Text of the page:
Supreme Court senior Associate Justice Teresita de Castro isn’t through jousting with Chief Justice Ma. Lourdes Sereno over the temporary restraining order Sereno issued affecting the proclamation of several winning party-list groups.
In a two-page letter to Sereno, dated last June 5, De Castro said the chief magistrate’s tardiness as the reason why her recommendation on the party-list case was not immediately acted upon.
De Castro was designated to handle the two petitions concerning the disqualification of the group representing senior citizens from the party list race.
In her two-page letter, De Castro narrated the “real circumstances” that happened last May 28, when she submitted her recommendation to Sereno.
The letter is actually a response to the letter of Sereno’s, also dated June 5, which stated that what her office had received in the early morning of May 28, 2013 were mere synopsis of the case.
But De Castro said that aside from the synopsis, she in fact submitted versions of the draft TRO to Sereno’s office three times, starting at 8:05 a.m. on the day in question.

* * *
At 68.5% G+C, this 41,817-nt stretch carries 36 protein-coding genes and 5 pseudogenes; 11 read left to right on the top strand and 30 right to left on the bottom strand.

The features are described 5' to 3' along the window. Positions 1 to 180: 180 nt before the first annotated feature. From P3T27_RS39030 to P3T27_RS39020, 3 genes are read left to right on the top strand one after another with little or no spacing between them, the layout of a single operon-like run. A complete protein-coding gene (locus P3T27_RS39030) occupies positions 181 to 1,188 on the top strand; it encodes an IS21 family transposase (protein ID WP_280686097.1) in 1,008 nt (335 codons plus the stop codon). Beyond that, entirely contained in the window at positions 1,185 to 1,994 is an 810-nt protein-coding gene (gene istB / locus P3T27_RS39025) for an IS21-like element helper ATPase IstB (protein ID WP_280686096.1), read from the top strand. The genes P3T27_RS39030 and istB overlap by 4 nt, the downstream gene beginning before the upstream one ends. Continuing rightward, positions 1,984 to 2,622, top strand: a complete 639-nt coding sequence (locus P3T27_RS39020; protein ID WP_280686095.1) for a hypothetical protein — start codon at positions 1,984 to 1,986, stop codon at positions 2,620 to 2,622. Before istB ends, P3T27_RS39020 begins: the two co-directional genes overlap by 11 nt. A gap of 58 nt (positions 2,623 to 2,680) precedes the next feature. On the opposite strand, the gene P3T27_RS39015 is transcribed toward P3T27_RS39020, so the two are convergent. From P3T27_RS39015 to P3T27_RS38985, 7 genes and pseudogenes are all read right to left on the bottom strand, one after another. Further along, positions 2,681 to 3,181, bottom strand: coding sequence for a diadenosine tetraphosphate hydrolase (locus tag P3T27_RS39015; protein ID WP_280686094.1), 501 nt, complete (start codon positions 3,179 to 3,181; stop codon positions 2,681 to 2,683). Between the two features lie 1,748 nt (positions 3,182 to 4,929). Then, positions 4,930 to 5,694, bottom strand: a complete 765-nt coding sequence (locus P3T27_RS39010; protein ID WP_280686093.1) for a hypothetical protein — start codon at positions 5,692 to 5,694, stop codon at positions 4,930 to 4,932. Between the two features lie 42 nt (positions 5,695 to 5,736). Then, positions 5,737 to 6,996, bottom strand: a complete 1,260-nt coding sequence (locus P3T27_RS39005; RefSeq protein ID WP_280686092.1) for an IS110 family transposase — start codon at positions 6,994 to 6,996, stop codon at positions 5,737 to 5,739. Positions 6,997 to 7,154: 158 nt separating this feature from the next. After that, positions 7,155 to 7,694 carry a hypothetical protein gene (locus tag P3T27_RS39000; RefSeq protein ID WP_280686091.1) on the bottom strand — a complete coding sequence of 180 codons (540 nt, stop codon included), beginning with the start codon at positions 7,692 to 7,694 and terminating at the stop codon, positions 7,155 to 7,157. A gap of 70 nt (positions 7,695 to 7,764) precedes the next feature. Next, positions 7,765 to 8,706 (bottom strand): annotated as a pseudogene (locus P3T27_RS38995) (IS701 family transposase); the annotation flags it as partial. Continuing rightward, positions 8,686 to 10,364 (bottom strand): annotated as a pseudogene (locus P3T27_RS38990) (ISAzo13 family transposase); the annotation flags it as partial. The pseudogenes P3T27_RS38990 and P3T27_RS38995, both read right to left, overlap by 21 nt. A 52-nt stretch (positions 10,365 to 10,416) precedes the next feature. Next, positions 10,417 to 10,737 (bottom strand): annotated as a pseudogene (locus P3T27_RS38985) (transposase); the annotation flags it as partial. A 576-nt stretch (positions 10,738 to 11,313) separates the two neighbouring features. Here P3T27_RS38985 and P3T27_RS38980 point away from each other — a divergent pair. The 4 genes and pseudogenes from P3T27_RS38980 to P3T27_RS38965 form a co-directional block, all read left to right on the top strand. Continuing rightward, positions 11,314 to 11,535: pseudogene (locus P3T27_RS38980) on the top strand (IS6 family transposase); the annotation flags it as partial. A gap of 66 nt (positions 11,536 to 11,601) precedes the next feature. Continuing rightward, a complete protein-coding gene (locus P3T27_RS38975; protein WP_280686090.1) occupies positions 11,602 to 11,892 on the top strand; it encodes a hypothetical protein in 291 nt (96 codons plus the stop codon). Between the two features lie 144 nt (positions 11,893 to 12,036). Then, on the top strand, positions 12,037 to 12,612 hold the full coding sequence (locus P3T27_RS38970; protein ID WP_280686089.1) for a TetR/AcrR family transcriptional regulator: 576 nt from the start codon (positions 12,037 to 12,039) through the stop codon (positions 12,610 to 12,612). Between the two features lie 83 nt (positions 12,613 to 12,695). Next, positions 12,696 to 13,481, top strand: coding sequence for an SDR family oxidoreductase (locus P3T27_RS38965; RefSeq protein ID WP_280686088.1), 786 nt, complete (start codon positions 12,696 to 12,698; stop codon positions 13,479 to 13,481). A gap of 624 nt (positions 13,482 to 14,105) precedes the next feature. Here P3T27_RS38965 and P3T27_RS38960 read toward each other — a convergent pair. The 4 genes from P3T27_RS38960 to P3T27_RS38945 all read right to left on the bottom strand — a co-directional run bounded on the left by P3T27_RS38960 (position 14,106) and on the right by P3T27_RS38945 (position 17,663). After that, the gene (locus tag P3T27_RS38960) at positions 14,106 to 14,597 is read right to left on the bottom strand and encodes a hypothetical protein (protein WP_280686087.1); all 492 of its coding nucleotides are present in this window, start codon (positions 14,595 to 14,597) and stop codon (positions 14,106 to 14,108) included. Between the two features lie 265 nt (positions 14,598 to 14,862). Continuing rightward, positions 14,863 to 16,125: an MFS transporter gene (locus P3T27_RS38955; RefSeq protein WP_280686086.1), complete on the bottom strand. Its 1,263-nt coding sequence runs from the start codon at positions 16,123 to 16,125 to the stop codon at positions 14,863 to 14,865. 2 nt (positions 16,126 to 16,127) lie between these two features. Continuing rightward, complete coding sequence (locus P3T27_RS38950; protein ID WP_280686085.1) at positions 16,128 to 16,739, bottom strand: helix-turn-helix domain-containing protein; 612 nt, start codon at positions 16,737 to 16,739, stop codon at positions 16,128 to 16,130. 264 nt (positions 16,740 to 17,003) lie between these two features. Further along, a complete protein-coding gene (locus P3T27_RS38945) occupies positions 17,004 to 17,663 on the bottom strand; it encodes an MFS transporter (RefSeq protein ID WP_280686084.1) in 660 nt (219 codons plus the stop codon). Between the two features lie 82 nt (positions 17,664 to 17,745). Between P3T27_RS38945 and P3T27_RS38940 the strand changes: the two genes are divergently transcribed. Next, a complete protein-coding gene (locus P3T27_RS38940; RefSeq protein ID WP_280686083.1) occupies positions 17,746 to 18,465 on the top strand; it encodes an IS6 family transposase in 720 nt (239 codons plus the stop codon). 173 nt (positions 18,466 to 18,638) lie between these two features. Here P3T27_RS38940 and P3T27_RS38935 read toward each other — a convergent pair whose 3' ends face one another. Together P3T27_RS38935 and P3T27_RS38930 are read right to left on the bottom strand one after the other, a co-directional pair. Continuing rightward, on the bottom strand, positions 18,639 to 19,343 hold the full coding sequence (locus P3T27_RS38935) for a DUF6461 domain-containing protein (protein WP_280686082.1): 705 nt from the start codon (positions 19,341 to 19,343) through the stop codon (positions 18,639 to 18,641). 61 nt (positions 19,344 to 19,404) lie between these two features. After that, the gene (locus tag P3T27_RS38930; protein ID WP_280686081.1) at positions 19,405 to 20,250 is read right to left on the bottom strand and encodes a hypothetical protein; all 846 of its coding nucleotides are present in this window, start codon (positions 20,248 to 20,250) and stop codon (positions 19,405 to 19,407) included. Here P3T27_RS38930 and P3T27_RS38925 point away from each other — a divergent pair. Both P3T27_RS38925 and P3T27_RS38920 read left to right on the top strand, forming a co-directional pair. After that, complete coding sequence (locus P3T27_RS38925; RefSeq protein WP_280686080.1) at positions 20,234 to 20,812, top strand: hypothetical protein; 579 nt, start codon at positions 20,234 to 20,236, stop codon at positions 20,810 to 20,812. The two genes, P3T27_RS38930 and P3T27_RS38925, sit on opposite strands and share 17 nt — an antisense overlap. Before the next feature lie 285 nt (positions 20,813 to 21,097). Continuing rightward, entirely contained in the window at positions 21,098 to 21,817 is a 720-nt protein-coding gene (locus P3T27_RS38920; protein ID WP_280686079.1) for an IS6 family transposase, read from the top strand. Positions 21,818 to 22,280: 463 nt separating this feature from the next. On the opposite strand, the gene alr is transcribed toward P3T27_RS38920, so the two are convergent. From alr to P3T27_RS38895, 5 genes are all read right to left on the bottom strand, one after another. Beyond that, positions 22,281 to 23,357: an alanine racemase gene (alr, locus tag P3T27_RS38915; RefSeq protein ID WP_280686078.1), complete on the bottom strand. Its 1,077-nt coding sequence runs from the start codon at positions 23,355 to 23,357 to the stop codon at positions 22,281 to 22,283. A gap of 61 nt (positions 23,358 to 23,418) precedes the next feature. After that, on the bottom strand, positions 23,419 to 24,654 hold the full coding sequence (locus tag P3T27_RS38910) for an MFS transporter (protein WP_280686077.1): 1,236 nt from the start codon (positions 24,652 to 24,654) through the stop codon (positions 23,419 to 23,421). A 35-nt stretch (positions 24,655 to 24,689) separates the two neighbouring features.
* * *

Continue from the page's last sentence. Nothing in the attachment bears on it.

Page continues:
De Castro wrote the letter in order to “correct a misimpression” in Sereno’s statements.
She sent the first version to Sereno’s office at 8:05 a.m., the second at 10 a.m, and the third at 1:30 p.m.
Accompanying the first version are De Castro’s covering letter dated May 27, 2013 as well as “the synopsis for the cases; draft of recommended TRO and the rollos for the consolidated cases.”
In her most recent letter to Sereno, De Castro said “it is standard practice in the Court that a Member-in-Charge recommending the issuance of a TRO should already submit a draft of the same to the Office of the Chief Justice (OCJ) for approval upon making such recommendation. This was precisely what was done on May 28, 2013 at 8:05 a.m.”
She said that when Clerk of Court Enriqueta Vidal told her of the extremely urgent motions filed on the case and after verifying that Sereno had not yet acted on her draft, De
Castro sent the second version and included the motion that has been filed.
She drafted a third version upon learning that the supplemental petition had been filed.
“I trust this will enlighten you on the real circumstances that occurred on May 28, 2012 while you were out of your office,” de Castro wrote to Sereno.
In an en banc session on Tuesday, De Castro rebuked Sereno for supposedly tampering with De Castro’s draft TRO by issuing an order stopping the Comelec from further proclaiming winning party-list groups.
Sereno’s TRO was revoked by the Supreme Court en banc on Wednesday with a status quo ante order against the disqualification of Senior Citizens party-list and another group, Abang Lingkod.